Labor Force Participation and Work Status of People 65 Years and Older

Source: Braedyn Kromer and David Howard, U.S. Census Bureau, American Community Survey Briefs, ACSBR/11-09, January 2013

Some people of traditional working age (16 to 64 years old) dream of the day when they can retire and pursue other interests, while others may plan to continue working past traditional retirement age. Most assume they will be making this choice around the age of 65. Over the past 20 years, the labor force participation rate of people 65 years and older has increased, particularly during the past decade. As with all age groups, the increase in labor force participation of women has been a driving factor for this overall trend. …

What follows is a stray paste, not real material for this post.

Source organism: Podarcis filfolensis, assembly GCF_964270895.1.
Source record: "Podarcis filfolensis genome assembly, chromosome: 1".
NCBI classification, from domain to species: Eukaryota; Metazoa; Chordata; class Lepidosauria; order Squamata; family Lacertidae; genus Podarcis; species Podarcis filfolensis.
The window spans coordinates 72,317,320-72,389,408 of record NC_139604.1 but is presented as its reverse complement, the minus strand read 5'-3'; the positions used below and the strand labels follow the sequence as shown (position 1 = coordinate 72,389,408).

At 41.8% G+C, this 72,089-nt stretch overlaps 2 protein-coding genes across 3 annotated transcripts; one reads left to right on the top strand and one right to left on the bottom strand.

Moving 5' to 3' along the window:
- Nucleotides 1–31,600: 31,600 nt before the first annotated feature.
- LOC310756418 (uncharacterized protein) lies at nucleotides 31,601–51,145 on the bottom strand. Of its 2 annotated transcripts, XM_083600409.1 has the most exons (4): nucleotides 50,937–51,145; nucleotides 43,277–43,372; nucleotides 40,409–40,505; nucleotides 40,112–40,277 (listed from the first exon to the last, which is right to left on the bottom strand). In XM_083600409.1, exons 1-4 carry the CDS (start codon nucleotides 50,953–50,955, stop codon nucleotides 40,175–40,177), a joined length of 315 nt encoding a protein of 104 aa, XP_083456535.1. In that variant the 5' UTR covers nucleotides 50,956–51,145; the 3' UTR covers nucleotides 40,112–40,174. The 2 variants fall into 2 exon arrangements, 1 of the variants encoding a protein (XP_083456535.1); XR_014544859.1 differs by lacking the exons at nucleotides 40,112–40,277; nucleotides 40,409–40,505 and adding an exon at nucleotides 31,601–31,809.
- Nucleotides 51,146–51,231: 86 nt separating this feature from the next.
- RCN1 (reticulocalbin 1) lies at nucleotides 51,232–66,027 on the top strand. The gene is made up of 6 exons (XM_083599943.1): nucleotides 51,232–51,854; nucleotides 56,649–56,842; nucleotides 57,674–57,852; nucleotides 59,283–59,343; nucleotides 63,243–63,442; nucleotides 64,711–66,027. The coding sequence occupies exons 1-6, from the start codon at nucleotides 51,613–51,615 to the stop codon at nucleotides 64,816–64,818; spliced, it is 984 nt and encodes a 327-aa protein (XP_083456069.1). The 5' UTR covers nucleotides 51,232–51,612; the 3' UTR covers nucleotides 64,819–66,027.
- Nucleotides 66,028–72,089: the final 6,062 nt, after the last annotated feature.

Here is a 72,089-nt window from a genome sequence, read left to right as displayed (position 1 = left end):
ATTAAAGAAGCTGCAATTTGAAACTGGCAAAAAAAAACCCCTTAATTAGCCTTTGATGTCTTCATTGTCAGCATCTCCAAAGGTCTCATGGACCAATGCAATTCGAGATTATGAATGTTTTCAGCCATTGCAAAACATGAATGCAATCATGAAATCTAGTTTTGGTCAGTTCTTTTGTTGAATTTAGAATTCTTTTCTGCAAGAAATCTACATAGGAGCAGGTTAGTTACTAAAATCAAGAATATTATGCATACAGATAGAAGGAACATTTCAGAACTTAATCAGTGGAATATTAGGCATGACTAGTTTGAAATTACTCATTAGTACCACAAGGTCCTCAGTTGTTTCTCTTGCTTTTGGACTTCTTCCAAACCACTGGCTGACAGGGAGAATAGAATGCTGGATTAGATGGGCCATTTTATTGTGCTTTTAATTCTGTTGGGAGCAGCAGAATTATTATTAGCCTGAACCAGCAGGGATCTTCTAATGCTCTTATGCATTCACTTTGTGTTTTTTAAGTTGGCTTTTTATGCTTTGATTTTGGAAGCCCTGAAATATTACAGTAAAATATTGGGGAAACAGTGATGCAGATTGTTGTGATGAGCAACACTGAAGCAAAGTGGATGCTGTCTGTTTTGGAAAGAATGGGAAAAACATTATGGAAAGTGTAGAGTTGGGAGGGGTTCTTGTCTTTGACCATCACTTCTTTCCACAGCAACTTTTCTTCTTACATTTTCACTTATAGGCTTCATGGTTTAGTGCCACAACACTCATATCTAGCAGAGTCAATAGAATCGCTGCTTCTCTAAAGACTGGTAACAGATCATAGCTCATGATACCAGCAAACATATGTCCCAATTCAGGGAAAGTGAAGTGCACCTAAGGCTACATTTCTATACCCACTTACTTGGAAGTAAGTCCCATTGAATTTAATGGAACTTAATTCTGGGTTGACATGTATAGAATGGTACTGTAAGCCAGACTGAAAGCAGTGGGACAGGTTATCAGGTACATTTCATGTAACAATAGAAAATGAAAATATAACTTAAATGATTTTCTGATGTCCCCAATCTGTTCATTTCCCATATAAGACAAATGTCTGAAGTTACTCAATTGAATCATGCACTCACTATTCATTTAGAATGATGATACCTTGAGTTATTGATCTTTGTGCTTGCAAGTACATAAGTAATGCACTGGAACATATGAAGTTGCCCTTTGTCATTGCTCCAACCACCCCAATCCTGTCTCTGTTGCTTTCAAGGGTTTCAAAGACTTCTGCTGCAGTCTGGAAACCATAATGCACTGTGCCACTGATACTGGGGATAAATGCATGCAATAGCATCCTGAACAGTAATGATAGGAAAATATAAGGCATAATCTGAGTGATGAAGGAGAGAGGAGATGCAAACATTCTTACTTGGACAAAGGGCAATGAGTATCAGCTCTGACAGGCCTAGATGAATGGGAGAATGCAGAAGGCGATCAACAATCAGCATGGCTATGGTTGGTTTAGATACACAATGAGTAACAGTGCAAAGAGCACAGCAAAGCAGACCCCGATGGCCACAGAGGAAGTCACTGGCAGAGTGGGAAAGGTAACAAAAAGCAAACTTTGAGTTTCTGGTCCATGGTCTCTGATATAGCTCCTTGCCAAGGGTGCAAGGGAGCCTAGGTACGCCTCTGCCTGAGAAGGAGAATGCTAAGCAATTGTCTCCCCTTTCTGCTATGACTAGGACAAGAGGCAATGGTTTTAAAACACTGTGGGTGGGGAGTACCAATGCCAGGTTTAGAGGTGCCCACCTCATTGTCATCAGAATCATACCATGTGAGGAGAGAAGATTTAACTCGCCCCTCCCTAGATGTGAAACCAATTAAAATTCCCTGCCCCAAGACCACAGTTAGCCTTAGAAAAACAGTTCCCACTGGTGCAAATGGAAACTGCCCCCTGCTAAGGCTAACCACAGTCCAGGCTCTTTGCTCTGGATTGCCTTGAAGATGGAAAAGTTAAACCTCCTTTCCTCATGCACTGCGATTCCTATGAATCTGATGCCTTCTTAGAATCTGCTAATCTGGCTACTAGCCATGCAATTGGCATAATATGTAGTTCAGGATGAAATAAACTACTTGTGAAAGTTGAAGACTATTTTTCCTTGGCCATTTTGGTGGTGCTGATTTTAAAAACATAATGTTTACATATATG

Findings include:
– In 1990, 12.1 percent of the population 65 years and older was in the labor force, compared with 75.6 percent for 16- to 64-year-olds during that time.
– Men 65 years and older experienced a 3.2 percentage point increase in labor force participation between 1990 and 2010, increasing from 17.6 percent to 20.8 percent.
– In 2011, the national labor force participation rate for those 65 years and older was 16.2 percent, compared with a labor force participation rate of 73.5 percent for 16- to 64-year-olds.